Ray Russell’s Statement on Protecting the Environment in North Carolina
Rhonda and I have lived in the High Country for 27 years, but it does not take 27 years to know what a special place we have in Ashe and Watauga Counties. We are indeed blessed with beautiful landscapes, pristine waters and enviable air quality that have been conserved for us by previous generations. Many people who settled this region were subsistence farmers; they had respect for the land, water, air, plants, and wildlife. They were committed to thrift and were careful stewards of the environment so that future generations could enjoy the unique natural treasures of our High Country home. Conservation of our environment is in our collective DNA. I will continue that stewardship as your State House Representative.
While conserving our natural resources is central to our heritage, significant challenges threaten this tradition of responsible stewardship:
- Clean-up of 14 coal ash sites in North Carolina will cost 5 to 10 billion dollars—a staggering cost for a toxic waste problem that will not be resolved until 2029. My opponent in this election, in lockstep with the Republican majority, voted to allow Duke Energy to get away without paying for their toxic coal ash–and instead stuck us with the bill for up to $10 billion dollars. Our legislators need to learn the lesson most of us learned in Kindergarten—If you break it, you clean it up!
- The Chemours Company near Fayetteville has been releasing GenX into the Cape Fear River for years tainting drinking water downstream to Wilmington. And airborne GenX has tainted residential wells as far as six and a half miles away. That same legislature refused to fund Gov. Cooper’s request for $14.5 million to empower the Department of Environmental Quality to address the problem or even fully understand the impact.
- Because of coal ash and GenX, 100s of people across our state cannot drink the water out of their faucets or even bath in it. We must stand up for our neighbors to the east.
- Earlier this year, the federal government moved aggressively to begin drilling of North Carolina’s coast for the first time in over 30 years. Offshore drilling represents a critical threat to our coastal economy. We need a legislature that will stand with Governor Cooper and Attorney General Stein to fight this threat to tourism, communities, and marine life along our coasts.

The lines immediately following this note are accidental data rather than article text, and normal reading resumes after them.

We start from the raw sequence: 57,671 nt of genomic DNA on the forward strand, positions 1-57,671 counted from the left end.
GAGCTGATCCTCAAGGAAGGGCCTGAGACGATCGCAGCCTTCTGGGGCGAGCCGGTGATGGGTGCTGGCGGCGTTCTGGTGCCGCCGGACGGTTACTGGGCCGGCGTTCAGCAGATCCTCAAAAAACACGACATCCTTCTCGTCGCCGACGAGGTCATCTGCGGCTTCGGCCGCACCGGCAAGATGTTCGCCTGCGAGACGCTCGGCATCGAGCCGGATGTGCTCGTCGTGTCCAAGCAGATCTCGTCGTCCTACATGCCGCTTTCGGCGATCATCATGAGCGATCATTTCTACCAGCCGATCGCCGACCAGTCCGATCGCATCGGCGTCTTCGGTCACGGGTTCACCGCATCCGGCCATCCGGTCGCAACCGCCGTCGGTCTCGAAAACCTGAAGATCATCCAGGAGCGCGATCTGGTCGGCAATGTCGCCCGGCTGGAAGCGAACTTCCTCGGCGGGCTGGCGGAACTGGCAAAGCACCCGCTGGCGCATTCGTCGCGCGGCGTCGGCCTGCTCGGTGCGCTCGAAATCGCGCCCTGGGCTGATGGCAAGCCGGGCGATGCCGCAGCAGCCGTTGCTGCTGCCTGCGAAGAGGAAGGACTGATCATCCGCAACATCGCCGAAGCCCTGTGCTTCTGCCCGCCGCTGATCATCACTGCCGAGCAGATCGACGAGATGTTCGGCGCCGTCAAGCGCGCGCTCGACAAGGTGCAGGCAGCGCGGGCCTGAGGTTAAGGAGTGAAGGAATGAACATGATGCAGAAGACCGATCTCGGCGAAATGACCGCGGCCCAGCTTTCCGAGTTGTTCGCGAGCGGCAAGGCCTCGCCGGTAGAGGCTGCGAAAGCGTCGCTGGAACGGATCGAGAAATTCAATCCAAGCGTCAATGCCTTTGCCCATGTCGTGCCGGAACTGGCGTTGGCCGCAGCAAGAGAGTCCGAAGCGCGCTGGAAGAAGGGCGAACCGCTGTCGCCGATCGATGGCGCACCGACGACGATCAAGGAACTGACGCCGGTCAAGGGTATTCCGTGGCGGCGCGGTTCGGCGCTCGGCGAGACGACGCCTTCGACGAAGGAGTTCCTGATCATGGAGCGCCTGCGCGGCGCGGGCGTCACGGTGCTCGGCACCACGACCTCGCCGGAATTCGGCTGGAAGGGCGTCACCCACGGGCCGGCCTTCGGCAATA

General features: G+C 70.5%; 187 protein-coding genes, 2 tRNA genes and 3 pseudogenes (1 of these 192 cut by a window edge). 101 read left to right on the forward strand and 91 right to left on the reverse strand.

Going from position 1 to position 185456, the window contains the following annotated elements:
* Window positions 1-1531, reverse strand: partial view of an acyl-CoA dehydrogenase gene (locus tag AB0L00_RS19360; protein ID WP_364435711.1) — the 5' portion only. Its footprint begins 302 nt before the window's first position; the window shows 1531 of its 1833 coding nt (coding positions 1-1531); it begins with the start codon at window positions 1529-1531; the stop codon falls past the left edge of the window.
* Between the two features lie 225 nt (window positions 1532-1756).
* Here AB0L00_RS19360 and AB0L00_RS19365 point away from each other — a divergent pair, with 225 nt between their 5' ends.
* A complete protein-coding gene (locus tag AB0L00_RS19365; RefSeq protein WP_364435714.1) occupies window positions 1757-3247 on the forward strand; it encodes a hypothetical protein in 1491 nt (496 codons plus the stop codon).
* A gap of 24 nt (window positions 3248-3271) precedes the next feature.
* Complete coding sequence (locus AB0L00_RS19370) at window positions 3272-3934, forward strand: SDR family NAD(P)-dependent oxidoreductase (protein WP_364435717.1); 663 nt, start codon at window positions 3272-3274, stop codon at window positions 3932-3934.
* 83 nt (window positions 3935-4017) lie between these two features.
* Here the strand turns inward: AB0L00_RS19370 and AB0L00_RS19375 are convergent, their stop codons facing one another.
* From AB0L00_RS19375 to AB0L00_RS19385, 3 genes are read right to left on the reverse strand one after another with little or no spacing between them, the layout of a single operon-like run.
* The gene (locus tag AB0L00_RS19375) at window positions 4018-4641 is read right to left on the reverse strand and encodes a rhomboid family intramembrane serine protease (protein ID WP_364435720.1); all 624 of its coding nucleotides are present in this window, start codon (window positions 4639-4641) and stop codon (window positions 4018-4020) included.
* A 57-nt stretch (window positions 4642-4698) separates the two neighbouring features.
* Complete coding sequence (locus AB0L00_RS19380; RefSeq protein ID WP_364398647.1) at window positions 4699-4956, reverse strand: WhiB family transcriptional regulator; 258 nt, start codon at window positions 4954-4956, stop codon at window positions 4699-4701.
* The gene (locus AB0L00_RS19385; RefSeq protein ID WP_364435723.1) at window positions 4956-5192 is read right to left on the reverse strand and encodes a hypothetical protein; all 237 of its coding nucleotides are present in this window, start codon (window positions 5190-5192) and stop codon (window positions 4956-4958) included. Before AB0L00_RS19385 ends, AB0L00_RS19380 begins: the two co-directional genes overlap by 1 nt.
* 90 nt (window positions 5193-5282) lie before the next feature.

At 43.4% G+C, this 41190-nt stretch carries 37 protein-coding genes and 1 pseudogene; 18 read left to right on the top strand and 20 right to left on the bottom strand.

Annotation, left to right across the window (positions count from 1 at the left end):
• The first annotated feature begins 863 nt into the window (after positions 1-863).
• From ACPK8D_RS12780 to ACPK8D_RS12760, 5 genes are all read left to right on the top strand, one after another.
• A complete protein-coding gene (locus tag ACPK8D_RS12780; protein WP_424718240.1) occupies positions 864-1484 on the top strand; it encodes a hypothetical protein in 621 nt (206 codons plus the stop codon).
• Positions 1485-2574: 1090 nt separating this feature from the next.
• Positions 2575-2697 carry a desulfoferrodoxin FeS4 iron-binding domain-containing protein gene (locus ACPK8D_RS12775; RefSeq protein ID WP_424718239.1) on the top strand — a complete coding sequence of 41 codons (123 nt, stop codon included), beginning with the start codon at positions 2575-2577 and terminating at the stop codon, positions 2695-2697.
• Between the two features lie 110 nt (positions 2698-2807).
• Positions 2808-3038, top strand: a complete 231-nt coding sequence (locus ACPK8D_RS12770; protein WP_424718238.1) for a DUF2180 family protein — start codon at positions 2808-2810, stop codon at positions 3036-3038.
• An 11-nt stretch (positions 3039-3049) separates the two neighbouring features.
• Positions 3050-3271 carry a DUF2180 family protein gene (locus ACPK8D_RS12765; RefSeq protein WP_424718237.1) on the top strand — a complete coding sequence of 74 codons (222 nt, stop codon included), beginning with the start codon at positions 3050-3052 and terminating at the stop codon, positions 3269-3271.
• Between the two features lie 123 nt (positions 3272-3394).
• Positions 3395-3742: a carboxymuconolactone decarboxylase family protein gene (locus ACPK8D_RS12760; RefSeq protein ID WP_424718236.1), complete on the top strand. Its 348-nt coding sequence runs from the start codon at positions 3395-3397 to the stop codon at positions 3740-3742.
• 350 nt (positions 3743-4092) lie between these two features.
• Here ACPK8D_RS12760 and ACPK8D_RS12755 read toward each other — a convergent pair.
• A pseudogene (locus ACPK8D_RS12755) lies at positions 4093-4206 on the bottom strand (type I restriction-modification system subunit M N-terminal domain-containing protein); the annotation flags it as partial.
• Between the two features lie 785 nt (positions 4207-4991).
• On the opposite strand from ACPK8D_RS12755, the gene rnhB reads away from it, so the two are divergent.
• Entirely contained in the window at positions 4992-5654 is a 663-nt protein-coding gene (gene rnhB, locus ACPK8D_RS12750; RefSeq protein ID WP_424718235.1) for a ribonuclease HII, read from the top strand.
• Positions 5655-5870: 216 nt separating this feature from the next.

- Closer to home, we must revitalize our support of local stream watch efforts, including helping river keepers and youth groups involved in water and stream monitoring.
- But the most pervasive environment threat to our region, our country, and to the world is Climate Change. We are no longer left wondering what the effects might be; we are living in a warmer climate and the effects are here … now. Are you sick of hearing legislators say “Well, I’m not a scientist.”? To that question, I ask, “Why don’t we elect a scientist!?”
Climate change jeopardizes our ski industry—warmer weather is shortening the ski season and producing huge gaps in what should be prime tourism times.
Climate change is also a threat to the diverse agricultural interests in the region. Weather extremes are already taking a toll on agriculture in the region. Droughts, warm weather in February and March followed by later freezes, and extreme rain events present new threats to North Carolina’s agricultural interests.
To make matters worse, the Republican-controlled legislature has cut university funding that would support assist farmers and researchers address issues resulting from a changing climate.
Our legislature has opposed common sense reforms and rolled back incentives that move our state toward clean and renewable energies. We must change that.
- I oppose efforts that threaten air and water like the hydraulic fracturing of shale oil and natural gas in NC. In contrast, my opponent made it a crime to disclose the toxic chemicals used in fracking. Emergency responders can now be forced to sign confidentiality agreements and could face jail time for talking about the chemicals even if chemicals put children in hospitals.
I am honored to have the support of the North Carolina Sierra Club and The League of Conservation Voters. Their work protecting the quality of land, air and water in our entire state is essential to the future prosperity and health of all North Carolinians from Manteo to Beech Mountain. I will always vote to protect our natural resources and to hold violators accountable for damage whenever and wherever it occurs.
Some say that we endanger our economy by standing up for the environment. I say “hogwash”. In fact, the opposite is true… One fast way to bankrupt our state is to ruin our environment. A report published just last week shows that property values along the NC Coast have lost a half-billion dollars because of rising sea levels directly attributable to climate change. How do you think property values are faring where wells are contaminated with GenX, or near coal ash spills, or where homes are engulfed by airborne hog waste? Good stewardship of the environment protects and strengthens our economy.
We need new representation in Raleigh if we are to retake our position as a national leader in renewable energy, energy conservation, water and air quality monitoring, and common sense environmental protections. Protecting the environment will create new jobs in alternative energy and keep our state a healthy and beautiful place to live. What we have in the High Country and across North Carolina is too precious to lose. I am committed to this end. It is our moral obligation to pass down a clean, healthy environment to our children and grandchildren.